The Spanish philosopher and poet George Santayana famously said, “Those who cannot remember history are condemned to repeat it.” I would add that those who cannot remember history are condemned to be baffled by current events.
Take the Presidential election. There is a lot of hand-wringing among Democrats these days. They are mystified – utterly mystified – that the Republican candidate for President is even remotely competitive in this race, despite the widespread belief that the Bush Presidency has been disastrous. They are like Jets fans who can’t understand why, even after Tom Brady got hurt and the Patriots went with some near-sighted high school kid at quarterback, they still lost. (I could probably push this metaphor with a Favre/Obama comparison, but I don’t want to lose my international readers…)
When asked to explain why this race remains competitive, most Democrats have theories that range from the inherent racism of America to the treachery of Republican party operatives. I don’t quite buy into either of these theories but that is a subject for another day.
I will, however, explain why the Obama coronation has been delayed.
If you’re a regular reader of FreeTime, you've guessed my theory will be historical and statistical in nature. It’s really quite simple: in Presidential politics, the United States is Republican.
I was born in 1966, and there have been 10 Presidential elections in my lifetime. The Republican party has dominated those elections, even more than people realize. Here are the stats:
+ Republicans are 7-3.
+ Two of the Republican victories were huge landslides – Nixon in ‘72 and Reagan in ‘84.
+ Two others were near landslides – Reagan in ‘80 and Bush 41 in ’88. In each of these elections the Republican candidate received more than 400 electoral college votes.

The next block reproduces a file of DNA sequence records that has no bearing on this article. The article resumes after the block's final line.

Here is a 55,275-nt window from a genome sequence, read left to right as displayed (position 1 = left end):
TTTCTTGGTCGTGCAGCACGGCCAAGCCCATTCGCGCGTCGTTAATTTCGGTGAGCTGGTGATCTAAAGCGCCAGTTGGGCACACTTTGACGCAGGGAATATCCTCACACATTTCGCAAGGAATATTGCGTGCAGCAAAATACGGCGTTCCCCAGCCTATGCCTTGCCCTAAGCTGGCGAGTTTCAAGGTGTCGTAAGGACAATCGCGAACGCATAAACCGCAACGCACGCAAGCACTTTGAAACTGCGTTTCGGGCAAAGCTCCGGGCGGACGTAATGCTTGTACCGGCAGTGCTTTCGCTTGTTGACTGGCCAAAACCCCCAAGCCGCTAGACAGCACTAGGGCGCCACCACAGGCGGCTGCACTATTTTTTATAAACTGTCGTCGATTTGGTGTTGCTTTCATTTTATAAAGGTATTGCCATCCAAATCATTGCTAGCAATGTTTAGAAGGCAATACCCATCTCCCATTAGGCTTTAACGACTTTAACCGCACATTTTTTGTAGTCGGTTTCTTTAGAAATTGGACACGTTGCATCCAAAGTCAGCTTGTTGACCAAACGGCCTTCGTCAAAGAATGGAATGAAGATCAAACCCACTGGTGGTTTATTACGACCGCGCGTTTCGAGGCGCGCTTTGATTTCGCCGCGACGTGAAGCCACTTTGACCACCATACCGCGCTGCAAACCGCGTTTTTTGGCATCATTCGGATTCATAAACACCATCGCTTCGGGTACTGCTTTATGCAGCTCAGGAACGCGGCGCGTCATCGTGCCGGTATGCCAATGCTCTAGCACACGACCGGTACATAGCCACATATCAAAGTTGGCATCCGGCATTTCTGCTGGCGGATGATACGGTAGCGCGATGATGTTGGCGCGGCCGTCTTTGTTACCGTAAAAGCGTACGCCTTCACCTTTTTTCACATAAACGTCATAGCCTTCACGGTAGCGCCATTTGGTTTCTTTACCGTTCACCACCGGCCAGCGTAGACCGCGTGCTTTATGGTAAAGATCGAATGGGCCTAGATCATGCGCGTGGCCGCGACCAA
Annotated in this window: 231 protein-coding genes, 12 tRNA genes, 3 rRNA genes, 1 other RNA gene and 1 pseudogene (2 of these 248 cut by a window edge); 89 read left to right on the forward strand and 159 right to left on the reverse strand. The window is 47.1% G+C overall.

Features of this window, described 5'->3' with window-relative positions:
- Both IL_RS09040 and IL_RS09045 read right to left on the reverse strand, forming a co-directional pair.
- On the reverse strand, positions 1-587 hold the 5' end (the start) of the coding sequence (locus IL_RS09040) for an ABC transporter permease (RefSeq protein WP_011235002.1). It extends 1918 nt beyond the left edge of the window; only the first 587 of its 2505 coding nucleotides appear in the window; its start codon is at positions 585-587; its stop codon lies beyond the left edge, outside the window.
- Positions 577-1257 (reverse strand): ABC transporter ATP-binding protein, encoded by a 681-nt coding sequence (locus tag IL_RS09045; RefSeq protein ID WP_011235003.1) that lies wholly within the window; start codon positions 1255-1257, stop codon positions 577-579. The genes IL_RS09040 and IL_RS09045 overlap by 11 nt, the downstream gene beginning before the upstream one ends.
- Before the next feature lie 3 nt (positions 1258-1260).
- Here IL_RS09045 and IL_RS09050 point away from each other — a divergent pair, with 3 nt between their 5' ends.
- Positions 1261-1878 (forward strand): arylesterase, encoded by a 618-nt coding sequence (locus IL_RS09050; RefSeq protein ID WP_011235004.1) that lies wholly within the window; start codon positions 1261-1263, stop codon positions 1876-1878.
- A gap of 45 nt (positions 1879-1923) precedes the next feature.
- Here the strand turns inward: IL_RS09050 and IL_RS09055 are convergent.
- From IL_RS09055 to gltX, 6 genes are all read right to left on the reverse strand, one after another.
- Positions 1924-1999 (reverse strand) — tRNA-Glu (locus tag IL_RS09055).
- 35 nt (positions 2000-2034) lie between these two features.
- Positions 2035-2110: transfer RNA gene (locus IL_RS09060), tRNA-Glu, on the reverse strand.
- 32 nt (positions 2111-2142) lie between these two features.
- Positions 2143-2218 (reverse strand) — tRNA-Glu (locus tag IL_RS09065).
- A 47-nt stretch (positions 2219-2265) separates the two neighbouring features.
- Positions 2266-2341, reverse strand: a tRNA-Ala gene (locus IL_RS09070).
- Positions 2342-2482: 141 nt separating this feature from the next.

+ Democrats, meanwhile, are 3-7.
+ None of those wins were landslides, or near-landslides. The most electoral votes won by a Democrat in my lifetime is 379 (Clinton ’96).
+ In two of those wins – the Clinton elections – the Democrat failed to win 50% of the vote. In fact, if Ross Perot doesn’t win 18% of the vote in ’92, George H.W. Bush likely wins reelection.
+ And in only one of those wins – Jimmy Carter in 1976 – did a Democrat win 50% of the vote. In 1975 Republican Richard Nixon resigned in disgrace, a catastrophe for the Republican party. Still, Democrat Jimmy Carter only barely managed to eke out 50.1% of the vote and a 297-240 electoral college vote.
To sum up: Republicans win every Presidential election, sometimes by wide margins, unless some fluke event (Perot, Watergate) tips it to the Democrats.
The Lesson of ‘32
Of course, things change. From 1860, when Lincoln became the first Republican President until 1932, when FDR took office, the White House was nearly the sole property of the Republican party. During that 72 year period, Grover Cleveland was the only Democrat who won a head to head election against a Republican*. 72 years! That's as long as John McCain has been alive!
How did this extraordinary electoral run end? Calamity struck Wall Street, Democrats took the White House, and held it for 7 of the next 9 elections.
Hmmm...what was it that Santayana guy said?
* A little detail here...Lincoln, a Republican, chose Andrew Johnson, a Border State War Democrat, as his VP in 1864, to prepare for the healing with the South. Upon Lincoln's assassination, Johnson became President. In 1912, Theodore Roosevelt ran a 3rd party campaign against his former VP, William Taft, which lifted Democrat Woodrow Wilson to the White House. Wilson won reelection in 1916. Republicans won the other 12 elections. All of which makes Grover Cleveland's accomplishment one of the great electoral victories in American history.
Update (9/25): I've gotten a few emails about the 2000 election, in which Al Gore out-polled George Bush in the popular vote. The score was 50,999,897 (48.4%) to 50,445,002 (48.4%), but Bush won the electoral vote.
But here's the thing about 2000. Putting aside the Florida debacle and the Supreme Court, the election was essentially a tie. But it shouldn't have been. The Democrats had an outgoing popular President. The country was at peace and seemingly prosperous. The Democratic nominee had an impressive record of public service from the military to the Senate, and was unencumbered by his predecessor's scandal; in fact, he was arguably the most effective Veep in history. The Republican nominee was the formerly ne'er-do-well son of a former President who had only recently entered public office.
The Dems should have won easily, as easily as Reagan's Veep won in '88. Instead, they lost on a questionable call in the bottom of the 16th inning.